An investigation will take place into whether charities are buying and selling personal information amid claims an elderly man was conned out of thousands of pounds.
Widower Samuel Rae's details were passed on hundreds of times after he forgot to tick a box on a lifestyle survey 21 years ago, the Daily Mail claimed.
The 87-year-old former army colonel's data has since been given to charities, and even some companies associated with scams with the result that he has lost almost £35,000, the newspaper alleged.
The Information Commissioner's Office (ICO) said the claims were "clearly concerning".
"We will be investigating whether any breaches of the law have taken place," Steve Eckersley from the ICO told the paper.
"The law applies to charities as it does to any other organisation.
"If charities are buying and selling personal information without any thought of the wishes of the people involved it suggests not only a disregard for the law, but also a disconnect with the supporters whose generosity they rely on.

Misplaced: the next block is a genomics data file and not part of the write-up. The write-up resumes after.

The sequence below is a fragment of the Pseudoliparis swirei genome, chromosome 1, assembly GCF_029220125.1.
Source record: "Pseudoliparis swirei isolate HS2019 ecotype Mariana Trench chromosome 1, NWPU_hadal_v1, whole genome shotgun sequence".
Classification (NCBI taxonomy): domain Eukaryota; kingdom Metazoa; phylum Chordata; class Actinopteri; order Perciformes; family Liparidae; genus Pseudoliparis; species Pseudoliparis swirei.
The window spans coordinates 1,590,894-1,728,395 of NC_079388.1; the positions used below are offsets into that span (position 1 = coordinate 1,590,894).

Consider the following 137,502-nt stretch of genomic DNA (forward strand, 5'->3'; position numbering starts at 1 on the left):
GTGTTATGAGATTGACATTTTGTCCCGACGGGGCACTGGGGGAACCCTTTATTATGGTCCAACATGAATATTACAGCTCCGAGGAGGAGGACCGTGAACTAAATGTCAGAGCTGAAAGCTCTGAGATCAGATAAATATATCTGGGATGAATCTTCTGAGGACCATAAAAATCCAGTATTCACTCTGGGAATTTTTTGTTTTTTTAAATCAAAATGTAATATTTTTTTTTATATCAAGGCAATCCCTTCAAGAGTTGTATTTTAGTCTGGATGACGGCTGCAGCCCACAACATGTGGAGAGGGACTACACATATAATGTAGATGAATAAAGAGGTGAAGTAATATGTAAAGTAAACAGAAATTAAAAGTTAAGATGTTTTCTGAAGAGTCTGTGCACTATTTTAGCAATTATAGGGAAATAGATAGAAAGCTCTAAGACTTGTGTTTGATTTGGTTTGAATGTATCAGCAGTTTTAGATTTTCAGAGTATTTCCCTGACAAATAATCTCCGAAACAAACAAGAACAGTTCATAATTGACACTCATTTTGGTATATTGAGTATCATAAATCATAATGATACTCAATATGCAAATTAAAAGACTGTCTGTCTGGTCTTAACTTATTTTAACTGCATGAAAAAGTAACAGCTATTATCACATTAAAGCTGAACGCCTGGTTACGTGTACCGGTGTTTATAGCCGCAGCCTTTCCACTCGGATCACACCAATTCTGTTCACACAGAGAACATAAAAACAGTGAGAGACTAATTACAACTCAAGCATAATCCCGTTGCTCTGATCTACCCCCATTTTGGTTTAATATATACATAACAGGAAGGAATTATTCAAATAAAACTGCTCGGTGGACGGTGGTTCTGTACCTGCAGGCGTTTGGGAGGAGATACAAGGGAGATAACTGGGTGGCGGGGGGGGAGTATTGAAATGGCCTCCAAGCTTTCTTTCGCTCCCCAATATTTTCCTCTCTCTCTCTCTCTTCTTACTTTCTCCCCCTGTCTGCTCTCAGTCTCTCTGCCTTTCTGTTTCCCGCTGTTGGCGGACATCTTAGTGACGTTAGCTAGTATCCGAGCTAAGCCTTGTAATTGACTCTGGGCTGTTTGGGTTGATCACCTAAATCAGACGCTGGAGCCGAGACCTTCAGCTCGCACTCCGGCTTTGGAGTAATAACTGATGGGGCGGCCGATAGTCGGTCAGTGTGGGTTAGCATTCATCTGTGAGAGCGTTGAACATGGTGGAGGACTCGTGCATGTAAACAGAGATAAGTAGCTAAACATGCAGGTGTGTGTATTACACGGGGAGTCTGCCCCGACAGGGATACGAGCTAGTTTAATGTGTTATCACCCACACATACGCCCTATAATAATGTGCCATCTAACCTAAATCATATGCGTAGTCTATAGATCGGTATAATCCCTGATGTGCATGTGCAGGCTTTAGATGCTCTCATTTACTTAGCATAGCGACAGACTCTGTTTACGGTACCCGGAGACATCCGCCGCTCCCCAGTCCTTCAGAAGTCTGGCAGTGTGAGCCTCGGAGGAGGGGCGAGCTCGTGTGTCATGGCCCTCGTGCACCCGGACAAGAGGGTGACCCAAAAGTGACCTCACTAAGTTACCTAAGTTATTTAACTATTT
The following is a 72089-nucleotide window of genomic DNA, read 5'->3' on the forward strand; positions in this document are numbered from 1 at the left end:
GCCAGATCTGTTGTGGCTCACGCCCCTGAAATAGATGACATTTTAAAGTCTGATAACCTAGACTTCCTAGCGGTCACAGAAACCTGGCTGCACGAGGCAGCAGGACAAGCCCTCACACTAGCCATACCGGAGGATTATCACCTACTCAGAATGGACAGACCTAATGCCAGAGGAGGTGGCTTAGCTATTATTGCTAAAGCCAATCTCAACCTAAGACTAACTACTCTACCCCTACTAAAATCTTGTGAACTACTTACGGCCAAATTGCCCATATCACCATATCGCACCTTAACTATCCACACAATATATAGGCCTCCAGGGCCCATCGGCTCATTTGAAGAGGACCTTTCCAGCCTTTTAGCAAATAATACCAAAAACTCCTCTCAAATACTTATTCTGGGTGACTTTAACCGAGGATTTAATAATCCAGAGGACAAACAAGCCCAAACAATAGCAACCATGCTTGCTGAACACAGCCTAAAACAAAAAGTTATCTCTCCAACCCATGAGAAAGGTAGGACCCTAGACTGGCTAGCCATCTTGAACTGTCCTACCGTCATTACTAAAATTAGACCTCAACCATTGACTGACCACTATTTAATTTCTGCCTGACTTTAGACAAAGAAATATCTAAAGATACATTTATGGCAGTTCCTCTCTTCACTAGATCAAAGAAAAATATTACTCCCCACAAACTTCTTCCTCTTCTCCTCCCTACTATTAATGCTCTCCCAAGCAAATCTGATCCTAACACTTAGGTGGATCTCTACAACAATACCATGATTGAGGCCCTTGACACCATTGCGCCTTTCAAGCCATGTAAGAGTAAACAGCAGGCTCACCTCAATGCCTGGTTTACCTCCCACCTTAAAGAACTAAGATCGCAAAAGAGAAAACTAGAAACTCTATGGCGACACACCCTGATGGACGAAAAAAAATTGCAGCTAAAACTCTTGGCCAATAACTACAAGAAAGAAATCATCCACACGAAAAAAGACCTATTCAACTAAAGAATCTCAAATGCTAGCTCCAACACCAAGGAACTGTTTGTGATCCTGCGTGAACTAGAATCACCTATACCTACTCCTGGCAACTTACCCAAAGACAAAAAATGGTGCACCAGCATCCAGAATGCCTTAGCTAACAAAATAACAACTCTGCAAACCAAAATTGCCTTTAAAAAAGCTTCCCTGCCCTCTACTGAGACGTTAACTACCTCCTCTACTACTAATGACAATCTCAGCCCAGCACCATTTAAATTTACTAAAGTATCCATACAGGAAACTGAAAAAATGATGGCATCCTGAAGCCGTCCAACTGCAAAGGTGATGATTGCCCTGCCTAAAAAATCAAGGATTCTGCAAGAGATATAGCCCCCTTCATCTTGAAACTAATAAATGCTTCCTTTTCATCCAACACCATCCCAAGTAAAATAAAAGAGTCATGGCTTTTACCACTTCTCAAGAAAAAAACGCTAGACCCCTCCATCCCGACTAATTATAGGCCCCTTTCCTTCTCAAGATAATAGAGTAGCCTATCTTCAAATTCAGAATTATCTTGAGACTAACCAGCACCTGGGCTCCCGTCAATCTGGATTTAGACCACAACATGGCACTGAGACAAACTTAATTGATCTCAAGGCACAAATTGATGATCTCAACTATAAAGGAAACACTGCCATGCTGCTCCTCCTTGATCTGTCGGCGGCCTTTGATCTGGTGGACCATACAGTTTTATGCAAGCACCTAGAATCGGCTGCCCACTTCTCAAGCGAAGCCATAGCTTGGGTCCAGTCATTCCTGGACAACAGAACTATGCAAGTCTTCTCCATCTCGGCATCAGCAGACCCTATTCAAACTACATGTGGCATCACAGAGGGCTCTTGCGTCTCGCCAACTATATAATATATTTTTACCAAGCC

"Unfortunately it isn't the first time we've been presented with evidence suggesting bad practice in the charity sector."
Mr Rae's son Chris said his father, who lives in St Buryan in Cornwall and suffers from dementia, had been treated in an "absolutely disgraceful" way by charities.
He told the paper: "If what they have done to my father is legal, then the law needs to change.
'I'm just appalled and deeply shocked."
He said the case illustrates what can happen if someone forgets to tick a box on a form asking for their details not to be shared.